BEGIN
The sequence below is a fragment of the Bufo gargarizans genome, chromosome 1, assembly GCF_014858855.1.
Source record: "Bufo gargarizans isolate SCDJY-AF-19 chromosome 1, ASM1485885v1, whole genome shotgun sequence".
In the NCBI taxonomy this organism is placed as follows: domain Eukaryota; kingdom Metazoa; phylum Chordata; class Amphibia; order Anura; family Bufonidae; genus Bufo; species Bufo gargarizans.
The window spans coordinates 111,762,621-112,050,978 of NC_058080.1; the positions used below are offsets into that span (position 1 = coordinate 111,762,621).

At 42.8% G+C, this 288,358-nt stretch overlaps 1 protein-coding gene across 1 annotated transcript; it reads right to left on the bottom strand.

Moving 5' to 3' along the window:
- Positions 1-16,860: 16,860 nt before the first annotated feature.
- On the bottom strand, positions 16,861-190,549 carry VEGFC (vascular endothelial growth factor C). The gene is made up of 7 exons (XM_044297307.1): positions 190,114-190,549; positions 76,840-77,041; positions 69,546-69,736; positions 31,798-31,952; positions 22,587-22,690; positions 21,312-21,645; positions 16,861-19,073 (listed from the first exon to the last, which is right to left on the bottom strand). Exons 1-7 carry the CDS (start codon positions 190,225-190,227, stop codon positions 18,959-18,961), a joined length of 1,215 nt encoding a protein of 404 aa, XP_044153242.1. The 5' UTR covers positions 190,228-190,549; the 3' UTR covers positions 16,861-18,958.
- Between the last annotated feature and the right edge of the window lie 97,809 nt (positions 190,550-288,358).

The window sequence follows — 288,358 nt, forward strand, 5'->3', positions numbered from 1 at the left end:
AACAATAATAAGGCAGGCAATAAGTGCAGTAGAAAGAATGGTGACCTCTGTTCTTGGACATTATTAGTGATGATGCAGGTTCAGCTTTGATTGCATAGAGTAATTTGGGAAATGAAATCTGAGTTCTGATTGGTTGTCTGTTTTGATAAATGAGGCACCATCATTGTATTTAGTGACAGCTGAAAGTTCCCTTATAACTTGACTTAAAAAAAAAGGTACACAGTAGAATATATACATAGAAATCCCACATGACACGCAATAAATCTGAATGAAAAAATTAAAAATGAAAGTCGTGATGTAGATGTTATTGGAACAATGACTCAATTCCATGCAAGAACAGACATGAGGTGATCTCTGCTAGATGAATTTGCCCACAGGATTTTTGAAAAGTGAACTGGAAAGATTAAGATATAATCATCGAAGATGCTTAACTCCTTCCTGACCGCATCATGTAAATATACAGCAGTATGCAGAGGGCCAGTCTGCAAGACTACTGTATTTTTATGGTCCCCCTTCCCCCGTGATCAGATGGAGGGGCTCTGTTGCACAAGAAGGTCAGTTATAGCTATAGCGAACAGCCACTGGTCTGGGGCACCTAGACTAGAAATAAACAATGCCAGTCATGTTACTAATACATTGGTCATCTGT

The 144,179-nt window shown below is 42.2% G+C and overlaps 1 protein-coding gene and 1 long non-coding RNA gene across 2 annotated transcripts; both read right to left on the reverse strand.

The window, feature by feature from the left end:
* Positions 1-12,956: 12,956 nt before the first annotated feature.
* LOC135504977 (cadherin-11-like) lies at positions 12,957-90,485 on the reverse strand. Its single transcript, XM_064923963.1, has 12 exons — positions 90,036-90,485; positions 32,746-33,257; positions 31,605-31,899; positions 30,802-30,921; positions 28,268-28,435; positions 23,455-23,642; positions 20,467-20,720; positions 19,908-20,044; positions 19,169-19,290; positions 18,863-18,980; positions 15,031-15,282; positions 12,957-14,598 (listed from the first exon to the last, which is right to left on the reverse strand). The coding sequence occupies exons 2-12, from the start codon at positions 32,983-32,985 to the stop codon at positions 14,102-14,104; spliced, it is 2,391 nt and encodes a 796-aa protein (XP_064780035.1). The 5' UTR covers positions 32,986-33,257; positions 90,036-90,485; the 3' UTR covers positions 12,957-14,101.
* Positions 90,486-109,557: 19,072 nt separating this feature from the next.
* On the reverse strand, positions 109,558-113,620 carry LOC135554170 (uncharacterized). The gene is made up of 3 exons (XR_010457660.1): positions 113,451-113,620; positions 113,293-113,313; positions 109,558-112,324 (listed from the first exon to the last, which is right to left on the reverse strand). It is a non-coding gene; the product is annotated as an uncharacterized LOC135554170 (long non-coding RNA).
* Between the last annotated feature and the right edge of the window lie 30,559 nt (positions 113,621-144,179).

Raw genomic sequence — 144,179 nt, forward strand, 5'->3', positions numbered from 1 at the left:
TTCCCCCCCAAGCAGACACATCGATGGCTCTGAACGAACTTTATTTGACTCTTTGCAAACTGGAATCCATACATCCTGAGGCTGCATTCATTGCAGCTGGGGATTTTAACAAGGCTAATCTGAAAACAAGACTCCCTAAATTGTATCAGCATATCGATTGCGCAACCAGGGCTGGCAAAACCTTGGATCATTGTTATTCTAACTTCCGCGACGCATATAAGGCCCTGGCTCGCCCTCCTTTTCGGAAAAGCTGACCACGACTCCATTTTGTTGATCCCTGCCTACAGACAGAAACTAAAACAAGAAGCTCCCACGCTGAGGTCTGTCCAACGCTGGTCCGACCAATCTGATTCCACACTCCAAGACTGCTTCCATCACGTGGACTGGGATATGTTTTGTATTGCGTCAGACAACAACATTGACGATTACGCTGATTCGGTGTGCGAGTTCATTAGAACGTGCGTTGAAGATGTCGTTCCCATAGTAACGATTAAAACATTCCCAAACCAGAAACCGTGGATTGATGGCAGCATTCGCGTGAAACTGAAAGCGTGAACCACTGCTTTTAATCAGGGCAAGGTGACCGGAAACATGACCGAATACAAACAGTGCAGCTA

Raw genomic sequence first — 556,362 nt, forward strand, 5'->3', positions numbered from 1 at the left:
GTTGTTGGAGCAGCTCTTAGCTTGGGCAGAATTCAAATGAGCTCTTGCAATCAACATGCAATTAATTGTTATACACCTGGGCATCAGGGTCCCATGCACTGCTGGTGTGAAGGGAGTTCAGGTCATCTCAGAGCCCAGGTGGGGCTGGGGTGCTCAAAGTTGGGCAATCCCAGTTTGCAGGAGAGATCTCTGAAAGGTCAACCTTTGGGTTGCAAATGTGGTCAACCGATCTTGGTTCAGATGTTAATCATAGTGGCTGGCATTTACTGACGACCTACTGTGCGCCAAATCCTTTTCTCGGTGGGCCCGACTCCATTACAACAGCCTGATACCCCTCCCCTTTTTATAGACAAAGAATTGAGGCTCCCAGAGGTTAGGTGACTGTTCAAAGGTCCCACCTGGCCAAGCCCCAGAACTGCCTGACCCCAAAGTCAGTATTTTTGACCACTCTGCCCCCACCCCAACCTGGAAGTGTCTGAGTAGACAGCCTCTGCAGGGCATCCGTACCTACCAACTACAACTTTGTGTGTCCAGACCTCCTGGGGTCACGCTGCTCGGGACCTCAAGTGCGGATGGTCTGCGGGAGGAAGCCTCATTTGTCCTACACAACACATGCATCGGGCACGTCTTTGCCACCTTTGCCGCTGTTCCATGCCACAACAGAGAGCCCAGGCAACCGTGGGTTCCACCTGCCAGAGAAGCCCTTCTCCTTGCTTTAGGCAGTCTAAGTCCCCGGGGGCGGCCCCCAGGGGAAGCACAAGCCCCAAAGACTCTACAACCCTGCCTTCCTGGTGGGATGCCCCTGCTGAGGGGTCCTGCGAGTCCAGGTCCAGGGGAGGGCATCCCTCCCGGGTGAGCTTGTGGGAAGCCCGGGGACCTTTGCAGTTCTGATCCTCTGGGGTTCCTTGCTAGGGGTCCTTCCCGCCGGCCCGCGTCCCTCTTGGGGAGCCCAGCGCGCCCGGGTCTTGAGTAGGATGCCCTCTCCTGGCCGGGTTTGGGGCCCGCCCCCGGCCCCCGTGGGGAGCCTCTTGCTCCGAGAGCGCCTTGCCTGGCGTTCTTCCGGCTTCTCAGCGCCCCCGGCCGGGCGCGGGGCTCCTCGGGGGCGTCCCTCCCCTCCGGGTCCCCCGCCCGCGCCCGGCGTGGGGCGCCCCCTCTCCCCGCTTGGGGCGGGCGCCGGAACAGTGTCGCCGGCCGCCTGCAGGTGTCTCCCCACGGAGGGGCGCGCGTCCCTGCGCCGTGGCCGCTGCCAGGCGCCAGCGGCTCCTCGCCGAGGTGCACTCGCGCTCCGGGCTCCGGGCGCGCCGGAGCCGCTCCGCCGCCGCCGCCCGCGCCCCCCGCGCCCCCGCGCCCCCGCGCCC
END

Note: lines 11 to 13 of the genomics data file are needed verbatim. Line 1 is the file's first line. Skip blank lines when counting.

AACAATAATAAGGCAGGCAATAAGTGCAGTAGAAAGAATGGTGACCTCTGTTCTTGGACATTATTAGTGATGATGCAGGTTCAGCTTTGATTGCATAGAGTAATTTGGGAAATGAAATCTGAGTTCTGATTGGTTGTCTGTTTTGATAAATGAGGCACCATCATTGTATTTAGTGACAGCTGAAAGTTCCCTTATAACTTGACTTAAAAAAAAAGGTACACAGTAGAATATATACATAGAAATCCCACATGACACGCAATAAATCTGAATGAAAAAATTAAAAATGAAAGTCGTGATGTAGATGTTATTGGAACAATGACTCAATTCCATGCAAGAACAGACATGAGGTGATCTCTGCTAGATGAATTTGCCCACAGGATTTTTGAAAAGTGAACTGGAAAGATTAAGATATAATCATCGAAGATGCTTAACTCCTTCCTGACCGCATCATGTAAATATACAGCAGTATGCAGAGGGCCAGTCTGCAAGACTACTGTATTTTTATGGTCCCCCTTCCCCCGTGATCAGATGGAGGGGCTCTGTTGCACAAGAAGGTCAGTTATAGCTATAGCGAACAGCCACTGGTCTGGGGCACCTAGACTAGAAATAAACAATGCCAGTCATGTTACTAATACATTGGTCATCTGT

The 144,179-nt window shown below is 42.2% G+C and overlaps 1 protein-coding gene and 1 long non-coding RNA gene across 2 annotated transcripts; both read right to left on the reverse strand.

The window, feature by feature from the left end: